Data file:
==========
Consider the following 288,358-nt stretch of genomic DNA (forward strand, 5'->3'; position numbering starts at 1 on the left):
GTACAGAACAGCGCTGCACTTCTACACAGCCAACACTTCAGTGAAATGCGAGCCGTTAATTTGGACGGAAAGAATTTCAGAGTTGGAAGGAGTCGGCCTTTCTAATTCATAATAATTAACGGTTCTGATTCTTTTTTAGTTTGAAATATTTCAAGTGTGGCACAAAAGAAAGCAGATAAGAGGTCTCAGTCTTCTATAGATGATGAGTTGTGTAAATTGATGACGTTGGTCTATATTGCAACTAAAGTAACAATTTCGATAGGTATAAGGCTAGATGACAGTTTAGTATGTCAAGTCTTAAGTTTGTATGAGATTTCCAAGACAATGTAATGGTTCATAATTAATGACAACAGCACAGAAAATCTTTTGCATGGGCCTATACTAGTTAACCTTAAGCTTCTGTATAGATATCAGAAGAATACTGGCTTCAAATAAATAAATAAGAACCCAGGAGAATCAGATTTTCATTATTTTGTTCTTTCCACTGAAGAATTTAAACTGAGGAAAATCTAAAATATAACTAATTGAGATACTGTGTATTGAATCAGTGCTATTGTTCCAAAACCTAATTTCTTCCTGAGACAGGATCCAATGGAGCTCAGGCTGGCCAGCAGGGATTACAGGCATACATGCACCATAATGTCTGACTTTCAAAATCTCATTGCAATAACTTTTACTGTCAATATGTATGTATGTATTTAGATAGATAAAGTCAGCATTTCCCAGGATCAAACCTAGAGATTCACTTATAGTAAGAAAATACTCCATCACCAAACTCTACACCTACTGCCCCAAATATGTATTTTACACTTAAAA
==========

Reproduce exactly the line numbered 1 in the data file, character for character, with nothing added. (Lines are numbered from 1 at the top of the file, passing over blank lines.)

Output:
Consider the following 288,358-nt stretch of genomic DNA (forward strand, 5'->3'; position numbering starts at 1 on the left):